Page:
Data extraction and synthesis

Extracted data were tabulated to identify trends or patterns across studies and facilitate qualitative and quantitative comparative analyses. Key characteristics of included studies, their quality, potential sources of bias, and findings were synthesized narratively. A narrative synthesis of effectiveness outcomes across the studies was undertaken. Where studies appeared similar enough in patient populations, designs, and outcomes, meta-analyses were performed. Forest plots were used to display individual and pooled results. Pooled risk ratios for categorical data and mean differences with 95% confidence intervals (CIs) for continuous outcomes were calculated. A p-value < 0.05 was considered statistically significant. For each pooled estimate, the I2 statistic was calculated to measure the amount of heterogeneity across combined studies. Where the value exceeded 50% (indicating substantial heterogeneity), the pooled estimate was not used in the interpretation of the results. Publication bias was evaluated using funnel plots, where sufficient data were available from the meta-analyses [6]. Multiple publications from the same study were linked together in the tables.

Assessment of study quality

RCTs were appraised using the Cochrane Collaboration ROB tool [7]. The methodological quality of the non-RCT interventional and comparative observational studies were evaluated using the Cochrane Risk of Bias Assessment Tool for Non-Randomized Studies (ACROBAT-NRSI) [8]. The quality of evidence relating to key outcomes of interest were assessed using the Grading of Recommendations, Assessment, Development and Evaluations (GRADE) tool [9]. GRADE assessment was based on the following outcomes: health-related quality of life (HRQoL), frequency of exacerbations, and COPD-related hospital admissions.


Search results

A total of 18,846 citations were identified and screened, 217 were retrieved for full consideration, and 14 studies included - 12 RCTs [10,11,12,13,14,15,16,17,18,19,20,21] and 2 comparative observational [22, 23] studies (from 18 papers). The PRISMA diagram for the review is shown in Fig. 1 (additional information in online supplementary appendix 2).

Fig. 1
figure 1

Preferred Reporting Items for Systematic Review and Meta-analysis (PRISMA) flow diagram for the systematic review and meta-analysis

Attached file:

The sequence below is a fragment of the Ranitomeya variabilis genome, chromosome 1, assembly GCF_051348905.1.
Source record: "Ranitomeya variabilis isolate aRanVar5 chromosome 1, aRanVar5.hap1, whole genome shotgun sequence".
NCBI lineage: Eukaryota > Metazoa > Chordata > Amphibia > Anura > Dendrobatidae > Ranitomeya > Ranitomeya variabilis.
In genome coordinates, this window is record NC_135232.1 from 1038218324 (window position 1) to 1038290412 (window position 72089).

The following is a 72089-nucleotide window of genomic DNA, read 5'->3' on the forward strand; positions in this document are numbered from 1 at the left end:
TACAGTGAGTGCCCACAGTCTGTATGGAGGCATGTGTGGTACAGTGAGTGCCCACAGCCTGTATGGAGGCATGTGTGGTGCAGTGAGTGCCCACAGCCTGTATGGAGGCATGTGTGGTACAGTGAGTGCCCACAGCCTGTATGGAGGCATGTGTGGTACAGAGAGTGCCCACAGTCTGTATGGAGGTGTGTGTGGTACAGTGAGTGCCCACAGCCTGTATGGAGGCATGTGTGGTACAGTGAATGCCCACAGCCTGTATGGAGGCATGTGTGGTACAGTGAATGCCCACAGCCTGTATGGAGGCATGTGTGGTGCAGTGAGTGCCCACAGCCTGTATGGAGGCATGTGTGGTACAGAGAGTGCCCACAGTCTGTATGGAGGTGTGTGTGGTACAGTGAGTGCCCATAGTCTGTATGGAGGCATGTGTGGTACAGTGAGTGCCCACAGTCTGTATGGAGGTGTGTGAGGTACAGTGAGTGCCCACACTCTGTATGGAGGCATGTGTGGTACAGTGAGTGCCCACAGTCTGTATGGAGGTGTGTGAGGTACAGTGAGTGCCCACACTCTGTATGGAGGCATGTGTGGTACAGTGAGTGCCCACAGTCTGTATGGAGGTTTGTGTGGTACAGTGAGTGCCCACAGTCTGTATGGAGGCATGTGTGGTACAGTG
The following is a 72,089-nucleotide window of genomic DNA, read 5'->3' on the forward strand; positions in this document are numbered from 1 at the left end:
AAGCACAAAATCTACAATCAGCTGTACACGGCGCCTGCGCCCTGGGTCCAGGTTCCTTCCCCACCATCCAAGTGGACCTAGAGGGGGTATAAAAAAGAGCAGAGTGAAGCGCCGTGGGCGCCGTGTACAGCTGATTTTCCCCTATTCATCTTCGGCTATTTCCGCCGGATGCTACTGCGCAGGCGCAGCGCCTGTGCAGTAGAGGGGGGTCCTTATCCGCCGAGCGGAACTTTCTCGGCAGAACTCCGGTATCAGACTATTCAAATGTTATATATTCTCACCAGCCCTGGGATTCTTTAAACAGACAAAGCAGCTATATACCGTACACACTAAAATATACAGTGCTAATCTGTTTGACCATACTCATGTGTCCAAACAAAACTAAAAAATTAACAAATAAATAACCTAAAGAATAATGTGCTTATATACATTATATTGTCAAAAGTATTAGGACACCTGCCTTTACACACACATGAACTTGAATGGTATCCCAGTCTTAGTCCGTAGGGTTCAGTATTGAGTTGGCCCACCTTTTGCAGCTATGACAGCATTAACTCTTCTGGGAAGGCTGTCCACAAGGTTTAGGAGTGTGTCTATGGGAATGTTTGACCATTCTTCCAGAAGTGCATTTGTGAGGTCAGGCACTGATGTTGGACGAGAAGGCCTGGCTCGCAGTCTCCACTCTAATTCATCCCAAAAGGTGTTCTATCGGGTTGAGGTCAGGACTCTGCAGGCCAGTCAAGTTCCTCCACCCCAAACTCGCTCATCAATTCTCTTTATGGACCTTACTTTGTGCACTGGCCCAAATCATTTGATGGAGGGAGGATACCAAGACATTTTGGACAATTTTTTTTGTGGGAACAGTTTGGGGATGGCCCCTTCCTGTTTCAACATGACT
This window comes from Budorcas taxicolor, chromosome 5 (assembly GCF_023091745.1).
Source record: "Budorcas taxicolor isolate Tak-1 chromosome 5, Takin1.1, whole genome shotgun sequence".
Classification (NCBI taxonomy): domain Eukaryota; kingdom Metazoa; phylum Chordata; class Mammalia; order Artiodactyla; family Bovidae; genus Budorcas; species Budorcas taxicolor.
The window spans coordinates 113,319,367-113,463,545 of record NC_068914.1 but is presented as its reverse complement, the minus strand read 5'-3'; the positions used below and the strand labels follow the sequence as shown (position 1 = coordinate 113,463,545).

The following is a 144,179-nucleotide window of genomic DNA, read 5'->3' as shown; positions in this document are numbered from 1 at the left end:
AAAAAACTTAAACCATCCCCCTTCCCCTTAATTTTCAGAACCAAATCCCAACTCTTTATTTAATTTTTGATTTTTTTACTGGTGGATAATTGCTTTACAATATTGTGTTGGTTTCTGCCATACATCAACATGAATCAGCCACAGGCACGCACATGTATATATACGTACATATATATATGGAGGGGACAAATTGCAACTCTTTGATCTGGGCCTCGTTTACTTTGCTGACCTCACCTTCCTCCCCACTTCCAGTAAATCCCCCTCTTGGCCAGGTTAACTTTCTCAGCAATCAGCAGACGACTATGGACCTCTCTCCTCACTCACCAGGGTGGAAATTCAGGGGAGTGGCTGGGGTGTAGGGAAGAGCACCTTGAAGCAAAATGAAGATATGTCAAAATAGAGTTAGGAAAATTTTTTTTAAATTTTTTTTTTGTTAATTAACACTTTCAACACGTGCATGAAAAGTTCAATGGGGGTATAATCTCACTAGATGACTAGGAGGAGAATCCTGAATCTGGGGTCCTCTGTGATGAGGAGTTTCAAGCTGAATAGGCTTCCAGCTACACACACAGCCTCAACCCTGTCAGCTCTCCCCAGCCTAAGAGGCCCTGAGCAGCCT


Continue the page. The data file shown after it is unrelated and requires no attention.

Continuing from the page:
Characteristics of studies

Nine studies compared HBPR to ‘usual care’ [10, 11, 14,15,16,17,18, 20, 22], four to OPR [12, 13, 19, 21, 23], and one [19] compared HBPR to OPR or ‘usual care’. They were conducted between 2007 and 2017 in Australia (2 studies) [10, 12], Brazil (2) [16, 19], China (2) [14, 18], Iran (1) [15],Spain (2) [17, 22], the United States (1) [11], and the United Kingdom (4) [13, 20, 21, 23] (Table 2). Collectively, they included 2293 patients and all but four [10, 12, 13, 22] were conducted in single centers.

Table 2 Characteristics of included studies included in the systematic review

HBPR program characteristics

All HBPR programs lasted at least 8 weeks. Except in three [11, 12, 18, 24,25,26,27] studies, programs began with one or more in-person training/education session(s) at an outpatient clinic or an initial in-home visit. The three [11, 12, 18, 24,25,26,27] exceptions delivered introductory sessions online or by video. Where described, sessions and in-home visits were conducted by nurses or physiotherapists. Additionally, all programs provided information booklets, manuals or workbooks and exercise prescription information, about which reported information varied. There were differences in specific components of and schedule for weekly in-home exercise, but most programs incorporated both strength and endurance training into activities to be performed unsupervised three times per week. However, four [12, 17, 22, 23] of the programs included supervised exercise. In the single [18] online HBPR, participation was monitored through the system itself, which collected log-on and log-off information. Patients logging on regularly were flagged and contacted by a nurse. Most programs asked patients to keep track of daily activities and symptoms in a diary or workbook. In one [15] case, patients used checklists. Programs employing special equipment or devices supplied them (hand and ankle weights [19], heart rate monitors [19], and pedometers [10, 12],). Weekly follow-up telephone calls by a nurse or physiotherapist to encourage or motivate patients and monitor progress were a part of almost all programs. Comparator interventions in studies were ‘usual care’ or OPR. ‘Usual care’, when described, varied significantly across studies, but typically comprised at least some form of in-person self-management/clinical needs assessment and advice on staying active and taking medications as prescribed, delivered through in-person education sessions and/or information booklets. OPR involved community-based supervised group sessions held two to three times weekly for seven to 12 weeks, and included exercise and education (online supplementary appendix 3, 4 and 5).